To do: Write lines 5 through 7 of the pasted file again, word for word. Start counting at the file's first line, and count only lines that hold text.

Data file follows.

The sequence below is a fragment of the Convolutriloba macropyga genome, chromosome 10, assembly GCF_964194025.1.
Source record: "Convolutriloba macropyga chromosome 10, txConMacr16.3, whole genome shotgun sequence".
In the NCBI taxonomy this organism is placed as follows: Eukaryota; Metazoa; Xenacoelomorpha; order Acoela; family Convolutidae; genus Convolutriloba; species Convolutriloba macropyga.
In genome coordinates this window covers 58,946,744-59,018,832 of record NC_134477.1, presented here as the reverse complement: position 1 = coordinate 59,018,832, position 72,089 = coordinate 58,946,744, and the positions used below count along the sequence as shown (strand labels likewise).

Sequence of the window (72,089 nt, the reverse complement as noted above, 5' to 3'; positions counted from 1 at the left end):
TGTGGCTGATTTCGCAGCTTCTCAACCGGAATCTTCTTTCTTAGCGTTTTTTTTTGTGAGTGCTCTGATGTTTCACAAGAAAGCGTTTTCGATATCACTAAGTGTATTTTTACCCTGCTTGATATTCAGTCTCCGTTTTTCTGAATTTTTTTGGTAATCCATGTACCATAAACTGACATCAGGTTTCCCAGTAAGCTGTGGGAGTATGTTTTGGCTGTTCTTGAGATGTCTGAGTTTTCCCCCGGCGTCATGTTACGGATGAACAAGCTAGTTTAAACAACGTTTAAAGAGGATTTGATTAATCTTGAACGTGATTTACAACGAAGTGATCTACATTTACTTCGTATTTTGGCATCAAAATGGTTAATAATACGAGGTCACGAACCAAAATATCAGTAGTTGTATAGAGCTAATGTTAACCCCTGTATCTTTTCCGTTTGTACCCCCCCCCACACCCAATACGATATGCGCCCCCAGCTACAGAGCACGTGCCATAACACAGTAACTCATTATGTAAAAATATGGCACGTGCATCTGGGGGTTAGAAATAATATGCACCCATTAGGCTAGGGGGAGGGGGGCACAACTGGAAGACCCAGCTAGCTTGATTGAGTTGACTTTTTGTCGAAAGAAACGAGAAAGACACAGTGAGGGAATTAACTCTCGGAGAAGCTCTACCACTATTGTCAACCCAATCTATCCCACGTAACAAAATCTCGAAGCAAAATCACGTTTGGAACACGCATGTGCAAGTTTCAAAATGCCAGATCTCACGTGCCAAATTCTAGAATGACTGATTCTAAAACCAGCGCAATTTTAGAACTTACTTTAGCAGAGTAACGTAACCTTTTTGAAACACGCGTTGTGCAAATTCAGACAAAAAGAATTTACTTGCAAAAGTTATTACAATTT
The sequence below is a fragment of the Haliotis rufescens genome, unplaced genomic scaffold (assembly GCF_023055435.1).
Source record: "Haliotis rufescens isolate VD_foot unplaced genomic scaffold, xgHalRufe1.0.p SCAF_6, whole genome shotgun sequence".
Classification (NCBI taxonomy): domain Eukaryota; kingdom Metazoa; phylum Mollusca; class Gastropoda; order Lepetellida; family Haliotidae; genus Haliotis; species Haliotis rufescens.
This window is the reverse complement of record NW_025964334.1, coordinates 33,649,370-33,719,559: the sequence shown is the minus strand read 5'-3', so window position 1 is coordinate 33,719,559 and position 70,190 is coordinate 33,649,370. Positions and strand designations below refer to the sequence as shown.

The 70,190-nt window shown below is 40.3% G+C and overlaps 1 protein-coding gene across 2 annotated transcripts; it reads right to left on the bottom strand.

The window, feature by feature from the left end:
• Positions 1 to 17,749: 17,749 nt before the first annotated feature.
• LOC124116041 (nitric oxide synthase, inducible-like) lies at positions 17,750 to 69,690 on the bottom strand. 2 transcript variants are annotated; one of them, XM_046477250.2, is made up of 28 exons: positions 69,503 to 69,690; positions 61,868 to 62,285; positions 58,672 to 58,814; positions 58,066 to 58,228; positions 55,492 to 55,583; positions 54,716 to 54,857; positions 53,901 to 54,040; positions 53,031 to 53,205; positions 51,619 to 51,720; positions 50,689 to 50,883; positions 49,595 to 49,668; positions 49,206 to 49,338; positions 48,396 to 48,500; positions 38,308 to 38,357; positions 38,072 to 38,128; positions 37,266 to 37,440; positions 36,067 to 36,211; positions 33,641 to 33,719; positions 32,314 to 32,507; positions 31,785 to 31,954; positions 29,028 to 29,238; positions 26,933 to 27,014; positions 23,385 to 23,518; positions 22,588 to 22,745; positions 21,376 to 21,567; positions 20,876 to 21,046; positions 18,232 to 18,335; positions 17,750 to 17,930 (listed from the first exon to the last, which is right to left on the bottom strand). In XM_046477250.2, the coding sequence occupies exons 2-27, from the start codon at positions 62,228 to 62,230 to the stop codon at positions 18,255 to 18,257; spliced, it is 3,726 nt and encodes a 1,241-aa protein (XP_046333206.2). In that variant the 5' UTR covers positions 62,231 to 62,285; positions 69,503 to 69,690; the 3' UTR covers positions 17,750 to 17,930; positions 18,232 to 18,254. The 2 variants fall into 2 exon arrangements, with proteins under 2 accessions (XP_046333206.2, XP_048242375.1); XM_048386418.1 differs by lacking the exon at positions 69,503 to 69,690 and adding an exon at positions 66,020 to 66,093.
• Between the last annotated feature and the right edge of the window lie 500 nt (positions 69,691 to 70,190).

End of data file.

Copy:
Sequence of the window (72,089 nt, the reverse complement as noted above, 5' to 3'; positions counted from 1 at the left end):
TGTGGCTGATTTCGCAGCTTCTCAACCGGAATCTTCTTTCTTAGCGTTTTTTTTTGTGAGTGCTCTGATGTTTCACAAGAAAGCGTTTTCGATATCACTAAGTGTATTTTTACCCTGCTTGATATTCAGTCTCCGTTTTTCTGAATTTTTTTGGTAATCCATGTACCATAAACTGACATCAGGTTTCCCAGTAAGCTGTGGGAGTATGTTTTGGCTGTTCTTGAGATGTCTGAGTTTTCCCCCGGCGTCATGTTACGGATGAACAAGCTAGTTTAAACAACGTTTAAAGAGGATTTGATTAATCTTGAACGTGATTTACAACGAAGTGATCTACATTTACTTCGTATTTTGGCATCAAAATGGTTAATAATACGAGGTCACGAACCAAAATATCAGTAGTTGTATAGAGCTAATGTTAACCCCTGTATCTTTTCCGTTTGTACCCCCCCCCACACCCAATACGATATGCGCCCCCAGCTACAGAGCACGTGCCATAACACAGTAACTCATTATGTAAAAATATGGCACGTGCATCTGGGGGTTAGAAATAATATGCACCCATTAGGCTAGGGGGAGGGGGGCACAACTGGAAGACCCAGCTAGCTTGATTGAGTTGACTTTTTGTCGAAAGAAACGAGAAAGACACAGTGAGGGAATTAACTCTCGGAGAAGCTCTACCACTATTGTCAACCCAATCTATCCCACGTAACAAAATCTCGAAGCAAAATCACGTTTGGAACACGCATGTGCAAGTTTCAAAATGCCAGATCTCACGTGCCAAATTCTAGAATGACTGATTCTAAAACCAGCGCAATTTTAGAACTTACTTTAGCAGAGTAACGTAACCTTTTTGAAACACGCGTTGTGCAAATTCAGACAAAAAGAATTTACTTGCAAAAGTTATTACAATTT
The sequence below is a fragment of the Haliotis rufescens genome, unplaced genomic scaffold (assembly GCF_023055435.1).